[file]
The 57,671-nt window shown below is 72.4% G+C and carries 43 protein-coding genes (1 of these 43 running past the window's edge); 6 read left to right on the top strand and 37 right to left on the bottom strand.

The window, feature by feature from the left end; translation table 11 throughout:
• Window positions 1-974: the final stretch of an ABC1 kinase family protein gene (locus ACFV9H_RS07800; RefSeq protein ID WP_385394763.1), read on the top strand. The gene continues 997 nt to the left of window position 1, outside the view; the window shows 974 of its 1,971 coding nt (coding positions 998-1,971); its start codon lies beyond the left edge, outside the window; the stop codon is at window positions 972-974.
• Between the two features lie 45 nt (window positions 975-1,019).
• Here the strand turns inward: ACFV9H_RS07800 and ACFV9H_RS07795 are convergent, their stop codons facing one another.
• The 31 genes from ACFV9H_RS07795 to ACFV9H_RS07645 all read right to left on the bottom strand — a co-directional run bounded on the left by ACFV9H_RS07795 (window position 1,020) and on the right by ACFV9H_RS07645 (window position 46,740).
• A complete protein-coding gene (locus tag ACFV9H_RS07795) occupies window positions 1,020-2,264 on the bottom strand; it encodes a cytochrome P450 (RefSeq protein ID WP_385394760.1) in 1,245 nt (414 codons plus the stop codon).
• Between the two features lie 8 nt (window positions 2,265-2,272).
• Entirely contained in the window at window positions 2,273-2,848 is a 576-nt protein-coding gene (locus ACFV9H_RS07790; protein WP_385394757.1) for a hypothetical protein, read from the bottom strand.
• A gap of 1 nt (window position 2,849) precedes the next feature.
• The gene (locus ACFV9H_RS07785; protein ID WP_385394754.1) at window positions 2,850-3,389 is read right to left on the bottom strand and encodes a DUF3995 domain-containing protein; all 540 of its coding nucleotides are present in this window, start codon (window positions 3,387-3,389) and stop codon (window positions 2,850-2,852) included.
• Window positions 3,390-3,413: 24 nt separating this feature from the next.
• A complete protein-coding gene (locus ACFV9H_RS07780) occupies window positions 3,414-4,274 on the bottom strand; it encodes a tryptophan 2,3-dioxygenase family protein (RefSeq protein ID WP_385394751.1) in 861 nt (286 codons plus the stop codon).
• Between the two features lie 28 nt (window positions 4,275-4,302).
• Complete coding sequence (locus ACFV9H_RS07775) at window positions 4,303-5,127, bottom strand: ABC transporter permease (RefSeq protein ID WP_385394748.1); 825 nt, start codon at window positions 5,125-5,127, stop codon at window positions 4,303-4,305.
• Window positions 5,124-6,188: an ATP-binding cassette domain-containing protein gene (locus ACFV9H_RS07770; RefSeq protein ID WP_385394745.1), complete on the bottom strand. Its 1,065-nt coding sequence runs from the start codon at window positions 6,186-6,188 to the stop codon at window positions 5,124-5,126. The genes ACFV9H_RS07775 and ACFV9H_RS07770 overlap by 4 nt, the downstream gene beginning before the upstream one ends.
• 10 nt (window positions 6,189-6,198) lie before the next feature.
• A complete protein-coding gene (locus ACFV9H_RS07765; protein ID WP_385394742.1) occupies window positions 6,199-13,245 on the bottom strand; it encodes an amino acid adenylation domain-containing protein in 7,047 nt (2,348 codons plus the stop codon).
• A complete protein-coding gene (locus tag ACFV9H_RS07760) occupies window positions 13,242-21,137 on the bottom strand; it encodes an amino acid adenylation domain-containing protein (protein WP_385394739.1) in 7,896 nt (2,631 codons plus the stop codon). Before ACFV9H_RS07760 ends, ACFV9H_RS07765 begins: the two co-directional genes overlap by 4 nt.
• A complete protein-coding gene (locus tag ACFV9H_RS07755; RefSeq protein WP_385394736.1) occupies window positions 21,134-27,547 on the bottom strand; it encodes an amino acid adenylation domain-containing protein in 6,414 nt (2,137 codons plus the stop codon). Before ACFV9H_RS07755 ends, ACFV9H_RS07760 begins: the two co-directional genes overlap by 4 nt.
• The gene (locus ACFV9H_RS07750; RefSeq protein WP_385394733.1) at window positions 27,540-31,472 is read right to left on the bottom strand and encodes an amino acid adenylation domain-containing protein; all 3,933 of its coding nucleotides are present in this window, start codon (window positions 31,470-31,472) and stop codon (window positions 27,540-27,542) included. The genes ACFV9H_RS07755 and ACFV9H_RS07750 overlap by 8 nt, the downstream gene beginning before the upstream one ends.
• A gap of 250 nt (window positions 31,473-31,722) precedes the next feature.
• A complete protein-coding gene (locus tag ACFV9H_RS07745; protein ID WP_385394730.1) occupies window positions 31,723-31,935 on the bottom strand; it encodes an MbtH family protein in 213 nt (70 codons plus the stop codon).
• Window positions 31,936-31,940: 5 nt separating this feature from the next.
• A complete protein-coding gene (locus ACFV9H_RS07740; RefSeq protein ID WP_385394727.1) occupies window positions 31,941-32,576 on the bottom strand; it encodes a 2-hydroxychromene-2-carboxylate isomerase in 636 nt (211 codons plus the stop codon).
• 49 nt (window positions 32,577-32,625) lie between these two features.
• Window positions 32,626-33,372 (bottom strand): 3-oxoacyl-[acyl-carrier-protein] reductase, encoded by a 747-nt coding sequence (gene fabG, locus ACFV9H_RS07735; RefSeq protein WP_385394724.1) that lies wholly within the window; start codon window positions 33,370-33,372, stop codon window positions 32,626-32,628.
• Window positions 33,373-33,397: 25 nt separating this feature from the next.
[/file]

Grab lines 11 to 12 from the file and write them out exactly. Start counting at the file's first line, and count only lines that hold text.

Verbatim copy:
• The gene (locus ACFV9H_RS07785; protein ID WP_385394754.1) at window positions 2,850-3,389 is read right to left on the bottom strand and encodes a DUF3995 domain-containing protein; all 540 of its coding nucleotides are present in this window, start codon (window positions 3,387-3,389) and stop codon (window positions 2,850-2,852) included.
• Window positions 3,390-3,413: 24 nt separating this feature from the next.